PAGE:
Penguins in Peril

Of the world’s 18 species of penguins, 11 species are listed by the IUCN as Vulnerable or Endangered, that’s 61% of all penguins. If the Near Threatened category is added, that figure jumps to 83%.

Image: By Hannes Grobe/AWI (Own work) [CC-BY-3.0 (http://creativecommons.org/licenses/by/3.0)], via Wikimedia Commons

There is no doubt that penguins are some of the world’s best loved birds. Appearing in films and adverts, they have never been more popular with us humans. Yet in reality, many species of penguins are facing population declines of a magnitude never witnessed before, and the cause is our own activities.

Of the world’s 18 species of penguins, 11 species are listed by the IUCN as Vulnerable or Endangered, that’s 61% of all penguins. If the Near Threatened category is added, that figure jumps to 83%. Several aspects of the life history of penguins make them especially vulnerable – they are flightless, long lived, breed in colonies, lay only one or two eggs at a time and take many months to raise their young, and they depend upon food that is highly unpredictable.

The main threats to penguins include overfishing (large scale industrial fisheries in the Southern Ocean have removed huge quantities of fish) and pollution, namely oil spills, that affect some species, such as African and Magellanic penguins, year after year. But perhaps the most serious threat currently facing penguins is climate change. Chinstrap penguins on Deception Island in Antarctica have declined by almost 40% over less than 10 years due to gradually receding sea ice, a factor also causing the decline of Emperor penguins. Krill, fish and squid feed on zooplankton and phytoplankton that grow on the underside of ice, therefore with less ice there is less food available for the penguins and other animals higher up in the food chain to eat. Emperor’s also need sea ice to breed and raise young – breeding failure will occur if the ice breaks up and disappears too early in the breeding season. One study, published in the journal Global Change Biology, has used climate models to show that the number of breeding pairs may fall by about 80% by 2100, a drop from around 3000 today to only 500-600 pairs.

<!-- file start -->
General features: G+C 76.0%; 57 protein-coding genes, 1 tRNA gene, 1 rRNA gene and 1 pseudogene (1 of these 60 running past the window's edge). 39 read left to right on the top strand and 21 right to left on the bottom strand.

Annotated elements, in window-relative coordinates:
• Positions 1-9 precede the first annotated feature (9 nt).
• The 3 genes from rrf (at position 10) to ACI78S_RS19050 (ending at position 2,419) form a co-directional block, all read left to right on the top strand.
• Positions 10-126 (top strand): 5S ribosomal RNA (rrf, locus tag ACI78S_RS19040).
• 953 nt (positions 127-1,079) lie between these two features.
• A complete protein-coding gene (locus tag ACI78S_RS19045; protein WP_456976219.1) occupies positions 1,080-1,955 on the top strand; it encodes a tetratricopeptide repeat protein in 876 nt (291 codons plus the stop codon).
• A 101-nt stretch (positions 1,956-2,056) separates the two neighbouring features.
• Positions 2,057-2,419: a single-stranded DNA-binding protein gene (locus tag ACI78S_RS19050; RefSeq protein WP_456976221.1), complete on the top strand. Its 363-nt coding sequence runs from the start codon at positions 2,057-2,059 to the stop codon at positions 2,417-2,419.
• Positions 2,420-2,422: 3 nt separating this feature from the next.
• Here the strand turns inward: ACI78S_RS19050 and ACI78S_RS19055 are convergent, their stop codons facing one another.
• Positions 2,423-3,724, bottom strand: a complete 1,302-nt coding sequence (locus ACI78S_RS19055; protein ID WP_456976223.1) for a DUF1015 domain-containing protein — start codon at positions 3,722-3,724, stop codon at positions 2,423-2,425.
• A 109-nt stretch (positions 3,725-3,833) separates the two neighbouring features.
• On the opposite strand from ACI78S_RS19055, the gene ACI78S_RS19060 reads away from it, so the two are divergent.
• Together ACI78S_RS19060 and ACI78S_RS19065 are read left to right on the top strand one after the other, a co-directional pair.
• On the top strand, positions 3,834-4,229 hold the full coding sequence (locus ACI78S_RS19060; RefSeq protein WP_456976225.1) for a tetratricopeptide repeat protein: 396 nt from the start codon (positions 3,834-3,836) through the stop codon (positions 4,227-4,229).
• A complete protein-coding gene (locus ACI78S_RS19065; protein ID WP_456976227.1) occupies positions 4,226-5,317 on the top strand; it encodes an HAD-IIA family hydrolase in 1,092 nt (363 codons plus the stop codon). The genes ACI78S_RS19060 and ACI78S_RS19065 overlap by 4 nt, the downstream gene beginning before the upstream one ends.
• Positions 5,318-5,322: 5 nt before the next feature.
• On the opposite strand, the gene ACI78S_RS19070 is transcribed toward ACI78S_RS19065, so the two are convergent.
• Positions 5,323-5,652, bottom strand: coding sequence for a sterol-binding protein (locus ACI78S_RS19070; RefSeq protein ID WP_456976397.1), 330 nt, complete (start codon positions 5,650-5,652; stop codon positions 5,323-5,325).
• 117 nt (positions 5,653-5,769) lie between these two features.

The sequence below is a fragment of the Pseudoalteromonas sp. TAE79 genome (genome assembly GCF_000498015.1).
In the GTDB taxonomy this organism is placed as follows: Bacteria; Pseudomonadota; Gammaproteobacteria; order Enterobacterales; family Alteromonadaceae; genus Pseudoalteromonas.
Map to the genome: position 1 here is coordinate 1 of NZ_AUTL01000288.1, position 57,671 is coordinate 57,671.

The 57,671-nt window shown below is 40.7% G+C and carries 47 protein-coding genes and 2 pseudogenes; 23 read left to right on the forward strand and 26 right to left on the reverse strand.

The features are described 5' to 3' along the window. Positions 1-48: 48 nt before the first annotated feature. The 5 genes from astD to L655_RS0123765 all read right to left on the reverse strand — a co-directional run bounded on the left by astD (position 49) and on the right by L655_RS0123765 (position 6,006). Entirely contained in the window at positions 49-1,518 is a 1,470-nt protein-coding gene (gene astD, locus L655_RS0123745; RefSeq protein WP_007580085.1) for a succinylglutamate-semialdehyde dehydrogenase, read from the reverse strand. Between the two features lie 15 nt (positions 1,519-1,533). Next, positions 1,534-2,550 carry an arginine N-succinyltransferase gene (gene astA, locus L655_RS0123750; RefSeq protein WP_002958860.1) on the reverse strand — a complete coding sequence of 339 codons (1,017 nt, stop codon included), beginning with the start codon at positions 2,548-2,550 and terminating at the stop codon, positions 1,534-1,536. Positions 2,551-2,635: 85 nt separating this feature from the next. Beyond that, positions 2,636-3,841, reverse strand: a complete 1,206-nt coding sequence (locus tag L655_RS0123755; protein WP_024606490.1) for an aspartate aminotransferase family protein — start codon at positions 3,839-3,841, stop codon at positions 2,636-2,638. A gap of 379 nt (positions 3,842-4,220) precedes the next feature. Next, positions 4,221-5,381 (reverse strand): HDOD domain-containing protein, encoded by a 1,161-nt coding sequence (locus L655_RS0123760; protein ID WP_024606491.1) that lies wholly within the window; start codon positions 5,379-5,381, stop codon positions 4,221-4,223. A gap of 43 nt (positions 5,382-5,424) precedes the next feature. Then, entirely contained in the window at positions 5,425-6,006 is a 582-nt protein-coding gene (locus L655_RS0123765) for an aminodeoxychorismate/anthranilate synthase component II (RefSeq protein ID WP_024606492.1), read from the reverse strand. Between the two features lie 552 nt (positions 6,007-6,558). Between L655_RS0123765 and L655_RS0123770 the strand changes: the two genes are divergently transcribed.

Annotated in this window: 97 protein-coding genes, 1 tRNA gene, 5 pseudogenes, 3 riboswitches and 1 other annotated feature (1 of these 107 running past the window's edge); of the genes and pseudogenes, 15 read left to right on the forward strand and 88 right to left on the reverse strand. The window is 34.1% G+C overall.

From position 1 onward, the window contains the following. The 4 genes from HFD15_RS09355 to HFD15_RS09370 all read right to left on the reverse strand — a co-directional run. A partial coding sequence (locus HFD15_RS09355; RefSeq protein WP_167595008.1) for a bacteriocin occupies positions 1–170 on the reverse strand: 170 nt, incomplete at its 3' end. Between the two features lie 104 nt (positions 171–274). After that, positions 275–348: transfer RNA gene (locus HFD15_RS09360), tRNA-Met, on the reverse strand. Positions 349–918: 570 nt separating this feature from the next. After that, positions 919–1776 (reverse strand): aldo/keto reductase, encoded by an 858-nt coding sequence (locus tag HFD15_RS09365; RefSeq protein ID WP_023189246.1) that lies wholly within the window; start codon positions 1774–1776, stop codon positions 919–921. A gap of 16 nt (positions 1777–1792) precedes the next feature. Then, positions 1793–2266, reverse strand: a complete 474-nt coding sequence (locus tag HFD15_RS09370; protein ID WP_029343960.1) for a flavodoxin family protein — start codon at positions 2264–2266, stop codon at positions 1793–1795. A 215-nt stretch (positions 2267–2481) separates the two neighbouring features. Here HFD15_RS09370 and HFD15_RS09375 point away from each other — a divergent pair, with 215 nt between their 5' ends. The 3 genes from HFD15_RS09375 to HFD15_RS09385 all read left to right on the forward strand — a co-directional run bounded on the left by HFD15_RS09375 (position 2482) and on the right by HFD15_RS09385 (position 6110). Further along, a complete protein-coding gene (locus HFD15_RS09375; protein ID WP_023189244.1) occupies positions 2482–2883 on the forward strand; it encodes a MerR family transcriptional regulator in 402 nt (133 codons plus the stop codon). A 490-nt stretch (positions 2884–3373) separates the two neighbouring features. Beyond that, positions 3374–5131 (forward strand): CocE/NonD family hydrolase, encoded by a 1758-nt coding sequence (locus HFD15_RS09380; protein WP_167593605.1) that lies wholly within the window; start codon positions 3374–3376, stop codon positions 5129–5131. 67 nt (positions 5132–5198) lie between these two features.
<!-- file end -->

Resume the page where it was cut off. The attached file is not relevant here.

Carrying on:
Fortunately, a new organisation has been created to try to halt the declines. The Global Penguin Society aims to save penguins by working with governments to create protected areas and improve management, with scientists to conduct research and create conservation plans, and with local communities to educate them about the threats penguins face. Penguins should gain support from politicians as well as the public as they are such charismatic animals, but they are also keystone species, and their decline is an indication of much wider problems in the ocean ecosystem.

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